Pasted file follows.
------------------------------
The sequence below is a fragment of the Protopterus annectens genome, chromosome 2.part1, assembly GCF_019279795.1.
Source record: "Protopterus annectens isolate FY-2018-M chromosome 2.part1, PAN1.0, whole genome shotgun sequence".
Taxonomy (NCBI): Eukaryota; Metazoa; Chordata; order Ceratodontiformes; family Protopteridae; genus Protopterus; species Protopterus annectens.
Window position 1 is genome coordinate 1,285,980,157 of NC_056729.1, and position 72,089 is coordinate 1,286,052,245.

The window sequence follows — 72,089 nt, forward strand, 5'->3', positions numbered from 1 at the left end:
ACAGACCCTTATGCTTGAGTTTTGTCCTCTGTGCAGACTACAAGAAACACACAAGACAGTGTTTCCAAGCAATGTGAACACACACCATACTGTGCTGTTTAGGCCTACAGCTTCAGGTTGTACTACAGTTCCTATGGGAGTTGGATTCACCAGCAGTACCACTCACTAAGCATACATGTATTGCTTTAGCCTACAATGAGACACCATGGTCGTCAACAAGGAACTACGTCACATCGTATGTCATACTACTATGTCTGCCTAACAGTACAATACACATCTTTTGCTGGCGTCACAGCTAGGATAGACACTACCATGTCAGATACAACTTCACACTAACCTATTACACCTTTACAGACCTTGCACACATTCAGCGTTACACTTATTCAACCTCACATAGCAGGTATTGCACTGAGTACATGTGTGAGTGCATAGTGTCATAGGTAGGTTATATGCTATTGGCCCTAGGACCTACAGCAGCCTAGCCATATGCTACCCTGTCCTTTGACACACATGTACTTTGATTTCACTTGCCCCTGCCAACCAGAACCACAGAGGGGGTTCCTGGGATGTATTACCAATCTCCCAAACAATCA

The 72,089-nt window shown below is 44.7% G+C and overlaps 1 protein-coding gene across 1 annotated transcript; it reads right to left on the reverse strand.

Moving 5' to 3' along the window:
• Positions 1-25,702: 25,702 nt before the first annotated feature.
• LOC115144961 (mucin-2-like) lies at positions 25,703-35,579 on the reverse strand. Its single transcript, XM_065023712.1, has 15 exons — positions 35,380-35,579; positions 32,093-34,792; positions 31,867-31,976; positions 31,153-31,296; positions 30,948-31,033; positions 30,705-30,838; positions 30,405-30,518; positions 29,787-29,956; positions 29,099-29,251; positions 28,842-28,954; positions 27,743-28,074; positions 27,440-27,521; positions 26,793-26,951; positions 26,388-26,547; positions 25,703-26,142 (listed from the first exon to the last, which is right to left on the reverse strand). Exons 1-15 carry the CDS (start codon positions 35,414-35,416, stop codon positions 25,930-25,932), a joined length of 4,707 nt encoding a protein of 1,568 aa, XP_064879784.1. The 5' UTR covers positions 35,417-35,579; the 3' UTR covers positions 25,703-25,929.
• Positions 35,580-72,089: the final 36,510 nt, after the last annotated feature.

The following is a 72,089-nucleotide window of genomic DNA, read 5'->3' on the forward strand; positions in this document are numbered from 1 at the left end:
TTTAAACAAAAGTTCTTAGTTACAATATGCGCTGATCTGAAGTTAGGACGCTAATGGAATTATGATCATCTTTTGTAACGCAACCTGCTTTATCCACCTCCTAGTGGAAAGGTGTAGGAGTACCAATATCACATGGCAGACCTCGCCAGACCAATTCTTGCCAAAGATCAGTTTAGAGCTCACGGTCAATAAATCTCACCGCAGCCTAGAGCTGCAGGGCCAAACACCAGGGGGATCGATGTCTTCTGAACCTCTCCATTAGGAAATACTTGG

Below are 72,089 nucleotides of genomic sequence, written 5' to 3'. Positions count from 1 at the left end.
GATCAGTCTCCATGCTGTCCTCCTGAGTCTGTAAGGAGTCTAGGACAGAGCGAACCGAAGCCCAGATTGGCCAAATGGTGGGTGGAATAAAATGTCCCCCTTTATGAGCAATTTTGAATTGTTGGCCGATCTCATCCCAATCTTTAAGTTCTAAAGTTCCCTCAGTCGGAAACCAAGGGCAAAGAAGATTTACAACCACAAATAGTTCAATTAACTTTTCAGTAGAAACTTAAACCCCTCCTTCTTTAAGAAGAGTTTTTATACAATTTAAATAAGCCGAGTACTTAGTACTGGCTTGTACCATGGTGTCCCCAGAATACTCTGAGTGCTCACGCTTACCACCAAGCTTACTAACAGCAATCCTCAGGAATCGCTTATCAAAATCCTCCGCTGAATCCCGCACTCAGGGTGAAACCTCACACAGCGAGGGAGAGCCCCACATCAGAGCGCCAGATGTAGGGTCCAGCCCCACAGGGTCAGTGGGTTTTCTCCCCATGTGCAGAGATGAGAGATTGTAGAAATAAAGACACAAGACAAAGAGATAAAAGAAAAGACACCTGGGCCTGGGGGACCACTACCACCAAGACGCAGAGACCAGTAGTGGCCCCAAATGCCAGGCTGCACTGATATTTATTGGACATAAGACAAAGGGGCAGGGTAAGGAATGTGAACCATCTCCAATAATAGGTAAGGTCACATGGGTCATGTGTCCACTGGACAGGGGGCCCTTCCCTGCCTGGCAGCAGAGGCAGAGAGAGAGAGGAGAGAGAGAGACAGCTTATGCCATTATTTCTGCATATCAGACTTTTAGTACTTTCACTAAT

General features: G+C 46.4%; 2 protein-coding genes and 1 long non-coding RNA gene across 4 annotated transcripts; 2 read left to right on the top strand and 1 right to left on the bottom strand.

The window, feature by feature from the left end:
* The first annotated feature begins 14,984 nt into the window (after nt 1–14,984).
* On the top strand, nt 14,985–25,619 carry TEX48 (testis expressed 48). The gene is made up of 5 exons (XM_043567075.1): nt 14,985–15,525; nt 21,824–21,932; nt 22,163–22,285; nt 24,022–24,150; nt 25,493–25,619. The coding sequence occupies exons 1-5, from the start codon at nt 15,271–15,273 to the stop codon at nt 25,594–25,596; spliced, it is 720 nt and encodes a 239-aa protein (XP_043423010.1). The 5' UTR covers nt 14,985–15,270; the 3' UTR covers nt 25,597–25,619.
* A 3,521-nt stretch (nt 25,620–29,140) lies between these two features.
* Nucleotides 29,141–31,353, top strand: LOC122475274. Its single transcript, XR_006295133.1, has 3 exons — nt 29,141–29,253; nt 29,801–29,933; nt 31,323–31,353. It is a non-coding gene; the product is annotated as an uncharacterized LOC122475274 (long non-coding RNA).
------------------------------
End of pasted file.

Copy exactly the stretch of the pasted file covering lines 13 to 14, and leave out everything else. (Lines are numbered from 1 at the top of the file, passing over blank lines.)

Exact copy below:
TTTAAACAAAAGTTCTTAGTTACAATATGCGCTGATCTGAAGTTAGGACGCTAATGGAATTATGATCATCTTTTGTAACGCAACCTGCTTTATCCACCTCCTAGTGGAAAGGTGTAGGAGTACCAATATCACATGGCAGACCTCGCCAGACCAATTCTTGCCAAAGATCAGTTTAGAGCTCACGGTCAATAAATCTCACCGCAGCCTAGAGCTGCAGGGCCAAACACCAGGGGGATCGATGTCTTCTGAACCTCTCCATTAGGAAATACTTGG

Below are 72,089 nucleotides of genomic sequence, written 5' to 3'. Positions count from 1 at the left end.